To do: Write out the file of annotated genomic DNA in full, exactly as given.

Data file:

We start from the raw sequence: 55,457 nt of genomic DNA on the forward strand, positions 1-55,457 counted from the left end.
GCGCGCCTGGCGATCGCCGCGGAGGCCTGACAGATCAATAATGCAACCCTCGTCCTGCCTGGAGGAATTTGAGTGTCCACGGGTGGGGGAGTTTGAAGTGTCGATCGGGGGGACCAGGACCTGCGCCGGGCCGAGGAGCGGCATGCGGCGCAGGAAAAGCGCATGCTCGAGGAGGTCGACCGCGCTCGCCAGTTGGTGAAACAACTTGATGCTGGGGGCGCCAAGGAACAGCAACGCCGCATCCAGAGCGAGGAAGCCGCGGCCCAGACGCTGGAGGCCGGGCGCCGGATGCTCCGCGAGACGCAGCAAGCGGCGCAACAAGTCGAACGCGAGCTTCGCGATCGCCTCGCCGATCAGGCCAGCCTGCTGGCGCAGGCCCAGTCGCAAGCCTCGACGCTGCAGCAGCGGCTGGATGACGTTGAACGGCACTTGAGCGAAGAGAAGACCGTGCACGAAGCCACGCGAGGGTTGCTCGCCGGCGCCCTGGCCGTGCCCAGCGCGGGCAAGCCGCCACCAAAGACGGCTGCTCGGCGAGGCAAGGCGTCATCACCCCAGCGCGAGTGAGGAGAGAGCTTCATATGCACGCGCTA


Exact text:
We start from the raw sequence: 55,457 nt of genomic DNA on the forward strand, positions 1-55,457 counted from the left end.
GCGCGCCTGGCGATCGCCGCGGAGGCCTGACAGATCAATAATGCAACCCTCGTCCTGCCTGGAGGAATTTGAGTGTCCACGGGTGGGGGAGTTTGAAGTGTCGATCGGGGGGACCAGGACCTGCGCCGGGCCGAGGAGCGGCATGCGGCGCAGGAAAAGCGCATGCTCGAGGAGGTCGACCGCGCTCGCCAGTTGGTGAAACAACTTGATGCTGGGGGCGCCAAGGAACAGCAACGCCGCATCCAGAGCGAGGAAGCCGCGGCCCAGACGCTGGAGGCCGGGCGCCGGATGCTCCGCGAGACGCAGCAAGCGGCGCAACAAGTCGAACGCGAGCTTCGCGATCGCCTCGCCGATCAGGCCAGCCTGCTGGCGCAGGCCCAGTCGCAAGCCTCGACGCTGCAGCAGCGGCTGGATGACGTTGAACGGCACTTGAGCGAAGAGAAGACCGTGCACGAAGCCACGCGAGGGTTGCTCGCCGGCGCCCTGGCCGTGCCCAGCGCGGGCAAGCCGCCACCAAAGACGGCTGCTCGGCGAGGCAAGGCGTCATCACCCCAGCGCGAGTGAGGAGAGAGCTTCATATGCACGCGCTA